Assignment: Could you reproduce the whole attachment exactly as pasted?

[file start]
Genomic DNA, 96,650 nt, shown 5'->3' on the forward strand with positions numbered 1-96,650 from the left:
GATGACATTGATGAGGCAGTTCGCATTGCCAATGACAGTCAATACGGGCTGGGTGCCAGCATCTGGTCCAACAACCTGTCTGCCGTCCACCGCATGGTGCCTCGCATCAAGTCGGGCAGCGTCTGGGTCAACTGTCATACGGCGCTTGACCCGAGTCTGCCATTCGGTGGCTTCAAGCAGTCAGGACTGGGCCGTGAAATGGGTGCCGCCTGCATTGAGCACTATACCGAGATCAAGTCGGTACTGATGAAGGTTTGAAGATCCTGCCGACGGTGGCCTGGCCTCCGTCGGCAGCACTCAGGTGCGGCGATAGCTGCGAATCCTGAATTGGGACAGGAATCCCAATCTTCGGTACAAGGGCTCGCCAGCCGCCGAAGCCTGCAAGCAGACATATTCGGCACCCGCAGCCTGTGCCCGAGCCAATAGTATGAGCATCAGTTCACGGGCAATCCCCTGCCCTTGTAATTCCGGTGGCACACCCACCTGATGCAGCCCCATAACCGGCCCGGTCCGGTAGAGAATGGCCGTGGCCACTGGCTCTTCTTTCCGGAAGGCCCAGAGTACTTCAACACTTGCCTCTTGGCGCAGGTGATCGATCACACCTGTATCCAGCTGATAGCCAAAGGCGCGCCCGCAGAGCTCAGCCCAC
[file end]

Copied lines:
Genomic DNA, 96,650 nt, shown 5'->3' on the forward strand with positions numbered 1-96,650 from the left:
GATGACATTGATGAGGCAGTTCGCATTGCCAATGACAGTCAATACGGGCTGGGTGCCAGCATCTGGTCCAACAACCTGTCTGCCGTCCACCGCATGGTGCCTCGCATCAAGTCGGGCAGCGTCTGGGTCAACTGTCATACGGCGCTTGACCCGAGTCTGCCATTCGGTGGCTTCAAGCAGTCAGGACTGGGCCGTGAAATGGGTGCCGCCTGCATTGAGCACTATACCGAGATCAAGTCGGTACTGATGAAGGTTTGAAGATCCTGCCGACGGTGGCCTGGCCTCCGTCGGCAGCACTCAGGTGCGGCGATAGCTGCGAATCCTGAATTGGGACAGGAATCCCAATCTTCGGTACAAGGGCTCGCCAGCCGCCGAAGCCTGCAAGCAGACATATTCGGCACCCGCAGCCTGTGCCCGAGCCAATAGTATGAGCATCAGTTCACGGGCAATCCCCTGCCCTTGTAATTCCGGTGGCACACCCACCTGATGCAGCCCCATAACCGGCCCGGTCCGGTAGAGAATGGCCGTGGCCACTGGCTCTTCTTTCCGGAAGGCCCAGAGTACTTCAACACTTGCCTCTTGGCGCAGGTGATCGATCACACCTGTATCCAGCTGATAGCCAAAGGCGCGCCCGCAGAGCTCAGCCCAC